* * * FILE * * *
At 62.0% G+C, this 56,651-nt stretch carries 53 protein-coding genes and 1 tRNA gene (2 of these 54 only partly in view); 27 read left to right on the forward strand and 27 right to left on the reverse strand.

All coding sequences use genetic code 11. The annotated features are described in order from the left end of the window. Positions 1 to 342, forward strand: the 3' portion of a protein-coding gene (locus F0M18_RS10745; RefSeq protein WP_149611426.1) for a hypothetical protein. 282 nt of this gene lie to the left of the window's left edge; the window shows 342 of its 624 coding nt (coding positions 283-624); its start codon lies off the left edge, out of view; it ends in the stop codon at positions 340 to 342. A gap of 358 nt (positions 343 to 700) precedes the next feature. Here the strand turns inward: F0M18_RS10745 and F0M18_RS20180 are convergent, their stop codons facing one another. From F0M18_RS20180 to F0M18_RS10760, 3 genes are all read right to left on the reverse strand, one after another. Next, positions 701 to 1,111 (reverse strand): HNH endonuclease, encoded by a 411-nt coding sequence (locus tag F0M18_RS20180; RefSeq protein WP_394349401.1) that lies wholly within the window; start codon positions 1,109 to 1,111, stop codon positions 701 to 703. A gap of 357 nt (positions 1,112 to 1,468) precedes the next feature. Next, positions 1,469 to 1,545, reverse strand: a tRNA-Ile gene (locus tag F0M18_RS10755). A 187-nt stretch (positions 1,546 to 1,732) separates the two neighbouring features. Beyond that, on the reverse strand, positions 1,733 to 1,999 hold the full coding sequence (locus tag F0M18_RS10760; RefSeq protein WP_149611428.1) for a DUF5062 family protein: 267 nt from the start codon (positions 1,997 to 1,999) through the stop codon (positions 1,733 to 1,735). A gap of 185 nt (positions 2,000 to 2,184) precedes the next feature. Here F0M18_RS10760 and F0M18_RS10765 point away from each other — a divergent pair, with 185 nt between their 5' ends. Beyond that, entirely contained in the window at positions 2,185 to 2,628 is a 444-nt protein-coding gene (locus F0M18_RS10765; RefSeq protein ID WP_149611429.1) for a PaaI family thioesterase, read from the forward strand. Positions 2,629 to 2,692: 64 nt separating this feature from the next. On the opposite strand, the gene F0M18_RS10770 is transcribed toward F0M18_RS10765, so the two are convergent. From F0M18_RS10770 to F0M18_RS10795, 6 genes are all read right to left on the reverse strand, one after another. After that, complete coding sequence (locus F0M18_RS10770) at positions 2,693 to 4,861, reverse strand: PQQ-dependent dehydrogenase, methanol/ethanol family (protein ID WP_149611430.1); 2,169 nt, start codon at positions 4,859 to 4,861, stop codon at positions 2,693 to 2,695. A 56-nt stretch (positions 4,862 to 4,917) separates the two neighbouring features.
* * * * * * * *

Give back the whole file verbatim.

At 62.0% G+C, this 56,651-nt stretch carries 53 protein-coding genes and 1 tRNA gene (2 of these 54 only partly in view); 27 read left to right on the forward strand and 27 right to left on the reverse strand.

All coding sequences use genetic code 11. The annotated features are described in order from the left end of the window. Positions 1 to 342, forward strand: the 3' portion of a protein-coding gene (locus F0M18_RS10745; RefSeq protein WP_149611426.1) for a hypothetical protein. 282 nt of this gene lie to the left of the window's left edge; the window shows 342 of its 624 coding nt (coding positions 283-624); its start codon lies off the left edge, out of view; it ends in the stop codon at positions 340 to 342. A gap of 358 nt (positions 343 to 700) precedes the next feature. Here the strand turns inward: F0M18_RS10745 and F0M18_RS20180 are convergent, their stop codons facing one another. From F0M18_RS20180 to F0M18_RS10760, 3 genes are all read right to left on the reverse strand, one after another. Next, positions 701 to 1,111 (reverse strand): HNH endonuclease, encoded by a 411-nt coding sequence (locus tag F0M18_RS20180; RefSeq protein WP_394349401.1) that lies wholly within the window; start codon positions 1,109 to 1,111, stop codon positions 701 to 703. A gap of 357 nt (positions 1,112 to 1,468) precedes the next feature. Next, positions 1,469 to 1,545, reverse strand: a tRNA-Ile gene (locus tag F0M18_RS10755). A 187-nt stretch (positions 1,546 to 1,732) separates the two neighbouring features. Beyond that, on the reverse strand, positions 1,733 to 1,999 hold the full coding sequence (locus tag F0M18_RS10760; RefSeq protein WP_149611428.1) for a DUF5062 family protein: 267 nt from the start codon (positions 1,997 to 1,999) through the stop codon (positions 1,733 to 1,735). A gap of 185 nt (positions 2,000 to 2,184) precedes the next feature. Here F0M18_RS10760 and F0M18_RS10765 point away from each other — a divergent pair, with 185 nt between their 5' ends. Beyond that, entirely contained in the window at positions 2,185 to 2,628 is a 444-nt protein-coding gene (locus F0M18_RS10765; RefSeq protein ID WP_149611429.1) for a PaaI family thioesterase, read from the forward strand. Positions 2,629 to 2,692: 64 nt separating this feature from the next. On the opposite strand, the gene F0M18_RS10770 is transcribed toward F0M18_RS10765, so the two are convergent. From F0M18_RS10770 to F0M18_RS10795, 6 genes are all read right to left on the reverse strand, one after another. After that, complete coding sequence (locus F0M18_RS10770) at positions 2,693 to 4,861, reverse strand: PQQ-dependent dehydrogenase, methanol/ethanol family (protein ID WP_149611430.1); 2,169 nt, start codon at positions 4,859 to 4,861, stop codon at positions 2,693 to 2,695. A 56-nt stretch (positions 4,862 to 4,917) separates the two neighbouring features.